Arkansas Supreme Court imposes deadline for casino amendment lawsuit

Arkansas Supreme Court imposes deadline for casino amendment lawsuit

September 18, 2018 10:25 AM
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The Arkansas Supreme Court has imposed an Oct. 1st deadline for both sides of an initial lawsuit over the state’s proposed "casino amendment."

Voters are scheduled to decide on casino gambling expansion in a November vote, but legal wrangling has begun since the Arkansas Attorney General approved proposed ballot language several weeks ago.   

Opponents and supporters of the proposed revision of the Arkansas Constitution, known as Issue 4, must have their cases prepared to argue whether the amendment should be stricken from the ballot due to language that opponents have deemed unclear.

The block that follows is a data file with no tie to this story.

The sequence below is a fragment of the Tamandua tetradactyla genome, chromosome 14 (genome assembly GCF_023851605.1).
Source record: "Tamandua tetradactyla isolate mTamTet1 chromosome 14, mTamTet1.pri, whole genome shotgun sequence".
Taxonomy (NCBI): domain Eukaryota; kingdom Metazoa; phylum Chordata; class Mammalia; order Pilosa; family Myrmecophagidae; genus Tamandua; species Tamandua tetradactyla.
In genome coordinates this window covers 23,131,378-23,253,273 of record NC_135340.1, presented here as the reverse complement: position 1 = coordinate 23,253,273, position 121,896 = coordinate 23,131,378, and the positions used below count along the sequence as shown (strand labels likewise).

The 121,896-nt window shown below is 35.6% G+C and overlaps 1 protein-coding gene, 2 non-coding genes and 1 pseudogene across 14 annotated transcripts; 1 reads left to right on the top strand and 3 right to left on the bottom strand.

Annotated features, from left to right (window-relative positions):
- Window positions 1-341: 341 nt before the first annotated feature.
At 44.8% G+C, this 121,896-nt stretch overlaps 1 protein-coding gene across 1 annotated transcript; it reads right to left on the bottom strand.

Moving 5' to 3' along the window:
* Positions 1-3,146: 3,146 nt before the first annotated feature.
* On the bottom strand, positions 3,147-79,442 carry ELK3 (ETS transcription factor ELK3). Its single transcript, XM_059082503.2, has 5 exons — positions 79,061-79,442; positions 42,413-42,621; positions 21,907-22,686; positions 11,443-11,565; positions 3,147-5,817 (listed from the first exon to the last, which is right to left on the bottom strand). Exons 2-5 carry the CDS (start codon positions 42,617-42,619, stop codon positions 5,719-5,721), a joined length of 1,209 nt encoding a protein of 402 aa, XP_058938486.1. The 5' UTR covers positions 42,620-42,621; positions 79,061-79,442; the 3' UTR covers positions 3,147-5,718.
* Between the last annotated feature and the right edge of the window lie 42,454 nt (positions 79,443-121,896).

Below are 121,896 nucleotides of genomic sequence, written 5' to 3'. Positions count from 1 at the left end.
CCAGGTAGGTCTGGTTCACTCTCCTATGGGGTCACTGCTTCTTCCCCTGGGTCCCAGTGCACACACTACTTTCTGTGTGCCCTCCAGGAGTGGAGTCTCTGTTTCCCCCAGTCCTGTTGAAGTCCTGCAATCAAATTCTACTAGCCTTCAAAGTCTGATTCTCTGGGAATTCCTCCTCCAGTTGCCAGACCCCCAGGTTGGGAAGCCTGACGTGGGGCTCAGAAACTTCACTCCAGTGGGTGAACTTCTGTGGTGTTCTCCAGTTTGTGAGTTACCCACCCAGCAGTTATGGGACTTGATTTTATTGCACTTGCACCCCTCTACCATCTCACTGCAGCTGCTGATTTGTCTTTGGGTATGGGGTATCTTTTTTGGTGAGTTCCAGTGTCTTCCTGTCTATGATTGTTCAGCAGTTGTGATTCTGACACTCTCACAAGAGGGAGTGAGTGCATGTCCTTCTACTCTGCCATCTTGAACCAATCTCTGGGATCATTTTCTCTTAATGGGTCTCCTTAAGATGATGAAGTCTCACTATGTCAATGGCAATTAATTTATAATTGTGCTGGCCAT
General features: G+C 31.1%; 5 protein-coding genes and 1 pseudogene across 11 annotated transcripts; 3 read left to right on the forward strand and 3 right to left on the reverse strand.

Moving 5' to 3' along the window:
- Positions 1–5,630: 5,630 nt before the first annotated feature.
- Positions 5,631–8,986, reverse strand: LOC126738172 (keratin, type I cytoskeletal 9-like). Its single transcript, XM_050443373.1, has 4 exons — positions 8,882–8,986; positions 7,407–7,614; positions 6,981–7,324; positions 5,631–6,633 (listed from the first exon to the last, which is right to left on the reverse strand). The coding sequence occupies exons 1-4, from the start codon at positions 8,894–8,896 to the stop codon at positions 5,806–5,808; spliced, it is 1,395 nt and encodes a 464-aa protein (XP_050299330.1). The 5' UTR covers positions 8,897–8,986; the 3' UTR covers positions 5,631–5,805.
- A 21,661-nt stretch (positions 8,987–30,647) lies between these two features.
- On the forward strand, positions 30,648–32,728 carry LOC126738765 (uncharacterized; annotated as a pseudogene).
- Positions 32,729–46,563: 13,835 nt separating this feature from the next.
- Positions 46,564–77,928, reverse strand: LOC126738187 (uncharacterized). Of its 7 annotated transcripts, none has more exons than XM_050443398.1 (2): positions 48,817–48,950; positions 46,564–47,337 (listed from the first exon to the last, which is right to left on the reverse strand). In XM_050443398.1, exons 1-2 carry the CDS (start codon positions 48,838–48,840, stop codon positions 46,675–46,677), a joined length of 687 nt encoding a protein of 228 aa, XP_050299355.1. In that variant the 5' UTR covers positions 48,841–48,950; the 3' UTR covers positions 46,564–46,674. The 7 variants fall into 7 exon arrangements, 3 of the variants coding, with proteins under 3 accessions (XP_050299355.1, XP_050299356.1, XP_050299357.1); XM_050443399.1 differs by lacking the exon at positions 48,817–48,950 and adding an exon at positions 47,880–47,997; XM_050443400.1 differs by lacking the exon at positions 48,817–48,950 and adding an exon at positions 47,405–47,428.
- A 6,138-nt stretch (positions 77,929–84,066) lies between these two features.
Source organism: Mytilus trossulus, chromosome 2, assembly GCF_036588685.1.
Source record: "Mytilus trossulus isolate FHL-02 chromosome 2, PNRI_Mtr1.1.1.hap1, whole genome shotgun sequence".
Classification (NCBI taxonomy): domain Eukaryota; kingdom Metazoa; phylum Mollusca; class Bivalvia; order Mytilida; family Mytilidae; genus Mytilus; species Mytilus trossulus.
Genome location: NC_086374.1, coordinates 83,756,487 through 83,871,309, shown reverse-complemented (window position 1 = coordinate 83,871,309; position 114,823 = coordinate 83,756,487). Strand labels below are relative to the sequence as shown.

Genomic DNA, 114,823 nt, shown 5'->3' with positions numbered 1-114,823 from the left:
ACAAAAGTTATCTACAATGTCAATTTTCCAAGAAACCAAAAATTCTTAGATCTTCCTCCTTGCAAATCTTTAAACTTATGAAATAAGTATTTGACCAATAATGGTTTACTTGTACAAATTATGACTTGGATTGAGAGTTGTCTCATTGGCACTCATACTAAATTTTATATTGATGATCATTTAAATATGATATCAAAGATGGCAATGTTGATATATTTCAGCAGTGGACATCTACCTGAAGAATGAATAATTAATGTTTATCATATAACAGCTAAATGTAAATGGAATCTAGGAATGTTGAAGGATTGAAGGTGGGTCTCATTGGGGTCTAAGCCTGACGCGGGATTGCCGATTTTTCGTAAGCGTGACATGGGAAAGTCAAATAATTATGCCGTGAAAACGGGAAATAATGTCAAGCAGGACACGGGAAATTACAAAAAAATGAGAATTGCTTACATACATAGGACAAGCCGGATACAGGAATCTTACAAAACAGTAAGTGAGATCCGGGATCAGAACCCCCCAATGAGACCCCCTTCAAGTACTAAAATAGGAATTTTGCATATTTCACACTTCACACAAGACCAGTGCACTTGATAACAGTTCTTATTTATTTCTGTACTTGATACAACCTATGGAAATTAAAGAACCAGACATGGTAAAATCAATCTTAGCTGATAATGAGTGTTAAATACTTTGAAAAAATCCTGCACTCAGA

The group opposing the amendment, Citizens For a Local Option, filed the suit last week. Their attorney, Chris Burks told local media, the amendment has had problems from the beginning. "Issue 4 has been changed, who is involved has changed, and the priorities have changed," Burks said. "This amendment misleads voters, it is confusing and conflicting."

Arkansas is currently home to two electronic casinos, one at Oaklawn Park, the iconic thoroughbred track in Hot Springs. The other is at Southland, a greyhound racing facility in West Memphis. The amendment would allow gambling expansion at these locations in addition to two other new casinos in the state.

A second lawsuit was filed last week to strike the amendment from the ballot. The group behind this suit is called “Ensuring Arkansas' Future,” local media report.